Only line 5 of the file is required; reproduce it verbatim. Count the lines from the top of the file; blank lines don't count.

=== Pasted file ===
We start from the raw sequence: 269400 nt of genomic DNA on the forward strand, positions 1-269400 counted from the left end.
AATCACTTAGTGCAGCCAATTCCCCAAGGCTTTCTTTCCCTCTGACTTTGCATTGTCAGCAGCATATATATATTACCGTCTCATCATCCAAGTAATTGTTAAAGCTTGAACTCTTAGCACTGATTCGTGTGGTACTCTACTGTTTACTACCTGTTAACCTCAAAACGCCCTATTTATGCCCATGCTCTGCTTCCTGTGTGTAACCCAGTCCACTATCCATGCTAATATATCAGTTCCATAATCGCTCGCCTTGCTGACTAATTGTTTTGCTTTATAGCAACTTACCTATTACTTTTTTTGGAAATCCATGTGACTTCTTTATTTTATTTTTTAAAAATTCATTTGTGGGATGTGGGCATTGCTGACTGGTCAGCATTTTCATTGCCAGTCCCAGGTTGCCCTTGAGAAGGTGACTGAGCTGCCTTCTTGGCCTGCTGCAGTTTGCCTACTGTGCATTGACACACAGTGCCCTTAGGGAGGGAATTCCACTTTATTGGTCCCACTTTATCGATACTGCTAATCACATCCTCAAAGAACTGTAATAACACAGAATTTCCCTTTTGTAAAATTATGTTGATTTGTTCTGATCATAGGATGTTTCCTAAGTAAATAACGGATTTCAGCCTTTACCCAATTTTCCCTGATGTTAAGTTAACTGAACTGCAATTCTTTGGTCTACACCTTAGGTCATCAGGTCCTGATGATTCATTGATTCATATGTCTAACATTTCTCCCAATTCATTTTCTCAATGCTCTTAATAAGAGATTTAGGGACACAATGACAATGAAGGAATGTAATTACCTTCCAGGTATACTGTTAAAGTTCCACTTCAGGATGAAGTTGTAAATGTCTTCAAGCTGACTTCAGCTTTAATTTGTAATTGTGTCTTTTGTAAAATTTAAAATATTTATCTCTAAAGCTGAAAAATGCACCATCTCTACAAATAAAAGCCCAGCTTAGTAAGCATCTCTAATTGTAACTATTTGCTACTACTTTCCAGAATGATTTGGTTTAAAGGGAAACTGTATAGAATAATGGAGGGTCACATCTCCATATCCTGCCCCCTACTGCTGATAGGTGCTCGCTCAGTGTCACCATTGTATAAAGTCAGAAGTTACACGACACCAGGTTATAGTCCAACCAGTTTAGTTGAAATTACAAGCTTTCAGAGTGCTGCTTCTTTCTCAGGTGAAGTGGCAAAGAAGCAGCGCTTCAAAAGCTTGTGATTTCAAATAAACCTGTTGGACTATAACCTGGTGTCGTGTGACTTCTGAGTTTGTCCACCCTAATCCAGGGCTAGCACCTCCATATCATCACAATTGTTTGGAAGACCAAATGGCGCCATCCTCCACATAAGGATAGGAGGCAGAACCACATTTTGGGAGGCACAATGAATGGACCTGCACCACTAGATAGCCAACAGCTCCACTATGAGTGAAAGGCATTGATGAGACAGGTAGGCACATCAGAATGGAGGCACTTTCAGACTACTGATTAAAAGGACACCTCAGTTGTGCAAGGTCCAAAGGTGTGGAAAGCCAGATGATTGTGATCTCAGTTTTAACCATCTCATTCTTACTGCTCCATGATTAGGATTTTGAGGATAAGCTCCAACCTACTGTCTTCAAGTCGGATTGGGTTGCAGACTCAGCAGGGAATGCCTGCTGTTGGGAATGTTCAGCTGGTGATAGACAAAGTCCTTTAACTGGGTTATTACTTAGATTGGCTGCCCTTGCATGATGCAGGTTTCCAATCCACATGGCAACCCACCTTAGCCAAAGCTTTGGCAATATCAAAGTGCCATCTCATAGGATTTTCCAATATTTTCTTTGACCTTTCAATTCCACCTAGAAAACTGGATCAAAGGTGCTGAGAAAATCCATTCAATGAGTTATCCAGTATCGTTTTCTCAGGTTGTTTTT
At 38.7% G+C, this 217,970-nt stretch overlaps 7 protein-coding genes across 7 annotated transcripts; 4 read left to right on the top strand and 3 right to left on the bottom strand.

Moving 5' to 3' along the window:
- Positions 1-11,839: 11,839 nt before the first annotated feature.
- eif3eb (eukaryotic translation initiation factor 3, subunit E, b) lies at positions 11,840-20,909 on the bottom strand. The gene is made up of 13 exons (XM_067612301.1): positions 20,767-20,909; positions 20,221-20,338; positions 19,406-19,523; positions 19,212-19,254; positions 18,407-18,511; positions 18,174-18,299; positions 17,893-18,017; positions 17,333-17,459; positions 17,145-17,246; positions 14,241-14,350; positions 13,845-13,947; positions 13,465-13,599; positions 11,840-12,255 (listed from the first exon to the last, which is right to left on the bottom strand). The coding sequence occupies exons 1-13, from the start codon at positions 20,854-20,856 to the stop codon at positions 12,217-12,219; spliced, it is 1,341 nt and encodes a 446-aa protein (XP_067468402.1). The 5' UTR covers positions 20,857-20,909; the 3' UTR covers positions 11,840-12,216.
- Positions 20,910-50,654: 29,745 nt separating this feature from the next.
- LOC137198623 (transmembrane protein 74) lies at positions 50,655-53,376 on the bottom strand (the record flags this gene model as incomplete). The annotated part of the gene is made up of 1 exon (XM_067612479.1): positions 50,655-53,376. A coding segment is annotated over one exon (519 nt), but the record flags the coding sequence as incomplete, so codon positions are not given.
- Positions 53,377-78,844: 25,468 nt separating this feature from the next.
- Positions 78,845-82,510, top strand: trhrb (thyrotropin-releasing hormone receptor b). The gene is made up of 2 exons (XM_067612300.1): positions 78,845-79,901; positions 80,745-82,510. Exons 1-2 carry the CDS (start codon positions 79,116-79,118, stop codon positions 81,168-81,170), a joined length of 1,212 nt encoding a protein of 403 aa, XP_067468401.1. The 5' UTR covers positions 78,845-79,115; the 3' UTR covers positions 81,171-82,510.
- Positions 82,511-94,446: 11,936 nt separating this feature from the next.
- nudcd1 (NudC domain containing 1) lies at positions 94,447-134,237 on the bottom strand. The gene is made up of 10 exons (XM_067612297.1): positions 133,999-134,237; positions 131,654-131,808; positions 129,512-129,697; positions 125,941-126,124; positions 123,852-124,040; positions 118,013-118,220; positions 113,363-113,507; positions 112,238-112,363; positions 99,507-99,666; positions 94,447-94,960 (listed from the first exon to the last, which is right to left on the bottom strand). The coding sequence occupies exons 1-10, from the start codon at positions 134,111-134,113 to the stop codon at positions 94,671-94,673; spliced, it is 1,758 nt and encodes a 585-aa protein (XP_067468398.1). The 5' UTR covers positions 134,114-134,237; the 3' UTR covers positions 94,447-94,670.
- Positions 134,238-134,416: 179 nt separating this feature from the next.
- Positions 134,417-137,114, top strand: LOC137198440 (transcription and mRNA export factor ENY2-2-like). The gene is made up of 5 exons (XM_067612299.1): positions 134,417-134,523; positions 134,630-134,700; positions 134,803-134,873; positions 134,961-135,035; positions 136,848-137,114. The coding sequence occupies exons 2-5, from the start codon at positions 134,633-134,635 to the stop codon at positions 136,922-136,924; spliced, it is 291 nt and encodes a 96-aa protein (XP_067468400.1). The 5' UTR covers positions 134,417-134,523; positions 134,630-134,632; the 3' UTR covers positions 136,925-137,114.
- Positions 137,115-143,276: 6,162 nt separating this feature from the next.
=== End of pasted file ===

- Positions 1-11,839: 11,839 nt before the first annotated feature.